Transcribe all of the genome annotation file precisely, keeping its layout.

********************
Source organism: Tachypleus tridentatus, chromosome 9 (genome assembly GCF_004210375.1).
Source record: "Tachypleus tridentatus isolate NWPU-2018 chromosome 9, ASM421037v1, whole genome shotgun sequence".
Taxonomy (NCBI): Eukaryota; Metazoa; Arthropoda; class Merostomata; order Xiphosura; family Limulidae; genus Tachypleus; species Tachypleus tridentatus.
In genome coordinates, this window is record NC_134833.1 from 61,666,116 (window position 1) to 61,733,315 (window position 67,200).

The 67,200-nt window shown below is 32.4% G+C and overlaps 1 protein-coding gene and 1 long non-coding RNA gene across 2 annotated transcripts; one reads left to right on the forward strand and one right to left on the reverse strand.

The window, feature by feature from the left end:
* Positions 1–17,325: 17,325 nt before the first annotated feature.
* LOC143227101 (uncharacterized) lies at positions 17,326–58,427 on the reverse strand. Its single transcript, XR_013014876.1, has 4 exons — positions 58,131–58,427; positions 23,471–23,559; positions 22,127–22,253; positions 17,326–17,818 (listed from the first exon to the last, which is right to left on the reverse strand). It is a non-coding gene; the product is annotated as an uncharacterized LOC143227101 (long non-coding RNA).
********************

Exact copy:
Source organism: Tachypleus tridentatus, chromosome 9 (genome assembly GCF_004210375.1).
Source record: "Tachypleus tridentatus isolate NWPU-2018 chromosome 9, ASM421037v1, whole genome shotgun sequence".
Taxonomy (NCBI): Eukaryota; Metazoa; Arthropoda; class Merostomata; order Xiphosura; family Limulidae; genus Tachypleus; species Tachypleus tridentatus.
In genome coordinates, this window is record NC_134833.1 from 61,666,116 (window position 1) to 61,733,315 (window position 67,200).

The 67,200-nt window shown below is 32.4% G+C and overlaps 1 protein-coding gene and 1 long non-coding RNA gene across 2 annotated transcripts; one reads left to right on the forward strand and one right to left on the reverse strand.

The window, feature by feature from the left end:
* Positions 1–17,325: 17,325 nt before the first annotated feature.
* LOC143227101 (uncharacterized) lies at positions 17,326–58,427 on the reverse strand. Its single transcript, XR_013014876.1, has 4 exons — positions 58,131–58,427; positions 23,471–23,559; positions 22,127–22,253; positions 17,326–17,818 (listed from the first exon to the last, which is right to left on the reverse strand). It is a non-coding gene; the product is annotated as an uncharacterized LOC143227101 (long non-coding RNA).